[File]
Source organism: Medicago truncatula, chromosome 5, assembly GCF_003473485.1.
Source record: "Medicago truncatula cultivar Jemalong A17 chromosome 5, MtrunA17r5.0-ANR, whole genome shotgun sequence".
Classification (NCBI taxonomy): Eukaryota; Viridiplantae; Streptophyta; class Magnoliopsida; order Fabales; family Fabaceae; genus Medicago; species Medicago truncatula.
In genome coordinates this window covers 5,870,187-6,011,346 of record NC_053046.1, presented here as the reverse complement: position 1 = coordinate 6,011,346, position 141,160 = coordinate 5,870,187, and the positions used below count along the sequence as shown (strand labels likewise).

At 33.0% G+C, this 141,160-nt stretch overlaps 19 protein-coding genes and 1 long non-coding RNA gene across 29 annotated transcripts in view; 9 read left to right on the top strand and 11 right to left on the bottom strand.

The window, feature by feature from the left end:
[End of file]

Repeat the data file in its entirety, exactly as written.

Source organism: Medicago truncatula, chromosome 5, assembly GCF_003473485.1.
Source record: "Medicago truncatula cultivar Jemalong A17 chromosome 5, MtrunA17r5.0-ANR, whole genome shotgun sequence".
Classification (NCBI taxonomy): Eukaryota; Viridiplantae; Streptophyta; class Magnoliopsida; order Fabales; family Fabaceae; genus Medicago; species Medicago truncatula.
In genome coordinates this window covers 5,870,187-6,011,346 of record NC_053046.1, presented here as the reverse complement: position 1 = coordinate 6,011,346, position 141,160 = coordinate 5,870,187, and the positions used below count along the sequence as shown (strand labels likewise).

At 33.0% G+C, this 141,160-nt stretch overlaps 19 protein-coding genes and 1 long non-coding RNA gene across 29 annotated transcripts in view; 9 read left to right on the top strand and 11 right to left on the bottom strand.

The window, feature by feature from the left end: